|The Adventure of the Lost Body
Author: Argonaut57 PM
In the vaults of Cox & Co., Solicitors, of Charing Cross rests a battered tin dispatch box with the name 'John H Watson MD' stenciled on the lid. But what interest could its contents have for the Unsolved Crimes and Open Cases Unit?Rated: Fiction K+ - English - Chapters: 3 - Words: 9,447 - Reviews: 6 - Favs: 1 - Follows: 6 - Updated: 01-21-12 - Published: 11-27-11 - id: 7588365
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The Adventure of the Lost Body
Part 1: Two Corpses Too Many
The Abbey Church of St Jude was one of those buildings that can only be found in old, European cities. A tiny, dark, medieval church nestling under the shadows of a concrete 1960's office block on one side and a 1990's glass and steel Business Centre on the other.
Detective Superintendent Sandra Pullman and her colleague Jack Halford had had to park some distance away as a result of building work, but the weather was warm and dry, so for once neither of them minded the walk. Jack, however, was shaking his head.
"Bodies in churches are never good news." He opined. "Church-centred communities tend to be close-knit. Lots of old alliances and older feuds, and nobody wants to talk."
"This doesn't look like the sort of church many people go to." Sandra pointed out. "If this is an old unsolved case, the chances are that half the people involved have moved away.
"Hullo, what's this?"
Her attention had been drawn to two figures approaching the church from the opposite direction. One of them, a tall, well-built, bearded man stepped forward, smiling broadly and putting out a hand.
"Sandra! Long time no see! How are things at UCOS?"
She returned his handshake and smile. "Hi, Peter. We keep busy. This is my colleague, Jack Halford. Jack, this Detective Superintendent Boyd, from the Cold Case Unit."
"The Jack Halford?" Asked Boyd. "I read your Hendon lectures on practical policing, excellent stuff! This is Dr Grace Foley, the unit's profiler."
Dr. Foley was a shrewd-looking middle-aged woman who nodded pleasantly, but Sandra had the feeling right away that she was being assessed.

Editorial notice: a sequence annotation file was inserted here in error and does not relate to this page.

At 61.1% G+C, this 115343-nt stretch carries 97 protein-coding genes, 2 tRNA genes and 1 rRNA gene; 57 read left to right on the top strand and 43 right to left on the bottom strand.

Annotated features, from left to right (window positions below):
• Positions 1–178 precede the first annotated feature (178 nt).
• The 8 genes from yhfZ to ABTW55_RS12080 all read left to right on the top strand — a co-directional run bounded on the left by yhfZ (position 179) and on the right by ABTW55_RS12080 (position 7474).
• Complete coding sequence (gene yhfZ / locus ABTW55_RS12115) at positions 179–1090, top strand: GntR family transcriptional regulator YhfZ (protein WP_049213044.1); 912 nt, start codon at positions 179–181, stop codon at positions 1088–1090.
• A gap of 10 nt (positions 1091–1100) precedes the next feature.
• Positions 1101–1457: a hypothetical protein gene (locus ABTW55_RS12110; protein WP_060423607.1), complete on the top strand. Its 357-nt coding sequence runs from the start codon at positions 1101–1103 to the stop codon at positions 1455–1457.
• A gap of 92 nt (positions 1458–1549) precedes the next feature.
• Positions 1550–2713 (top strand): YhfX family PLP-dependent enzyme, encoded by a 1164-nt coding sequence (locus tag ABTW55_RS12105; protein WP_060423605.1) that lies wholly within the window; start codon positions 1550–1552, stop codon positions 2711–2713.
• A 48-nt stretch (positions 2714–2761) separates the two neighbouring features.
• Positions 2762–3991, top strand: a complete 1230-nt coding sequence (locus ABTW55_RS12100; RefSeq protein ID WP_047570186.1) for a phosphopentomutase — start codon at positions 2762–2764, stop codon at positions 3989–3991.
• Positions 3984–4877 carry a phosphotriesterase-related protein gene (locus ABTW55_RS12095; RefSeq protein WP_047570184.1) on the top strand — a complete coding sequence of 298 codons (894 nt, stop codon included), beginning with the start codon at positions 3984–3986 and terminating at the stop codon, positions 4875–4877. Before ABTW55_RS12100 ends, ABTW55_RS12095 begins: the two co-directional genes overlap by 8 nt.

"So," she asked, "Why are we all here?"
Boyd shrugged, "Apparently there are two bodies. One of them may relate to a case we're working on. The other? Well, you may have a new case on your hands, Sandra.
"My pathologist is already inside, shall we?"
The church was small and dark inside, what had once been glorious stained-glass windows were now vague masses of colour under decades of dirt. Scaffolding had been erected near the largest, and several overalled figures were hard at work with assorted cleaning tools.
"This may be a crime scene," Boyd growled, "what are they still doing here?"
"Sir?" A young man came forward. "DS Boyd? I'm DI Sloane. The bodies are down in the crypt, so I didn't see any reason to stop the work up here. There's no access to it from in here, anyway. If you'll come with me?"
Sloane led them out through a small side-door into a narrow alley between the church and the office block. At the back of the church a short flight of stairs led down to a heavy old door which was propped open.
"There was some restoration and repair work going on," Sloane told them as they went. "The crypt is structurally sound, but the monk's tombs were in a bit of a state. They opened them up to brace the insides - stop them collapsing – and found themselves with two extra bodies!"
The crypt was actually brighter than the outside, and Sandra had to blink hard against the sudden glare of arc-lights. For some reason, the ancient stone-work here was more impressive than that of the little church above, and the walls were lined with tombs, most of which were open. All but two had the insides draped with black cloth. The other two lay open, and both held crumbling, skeletal remains. To the police officers, however, the real objects of interest lay in front of them on stretchers.
A woman in white overalls who'd been crouching over one of the stretchers looked up and called, "Boyd? Over here!"
Boyd went over, and Sandra followed, curious. "Sandra, this is Dr Eve Lockhart. Eve, this is Superintendent Pullman. What do you have?"
"This one follows the pattern," Dr Lockhart said, indicating the polythene-wrapped body in front of her. "IC1 female, blonde, naked and wrapped in this sheeting. The body is about five years old, I think, but the wrapping has preserved it. Can't get a clear cause of death until I get it back to the lab, but I don't see any wounds, so she might have been suffocated like the others.
"So this one's ours. The other is over here, Superintendent Pullman. As you can see, the body is fully skeletonised, but apart from that, it's much more recent than the one it was laid on top of, and it's female."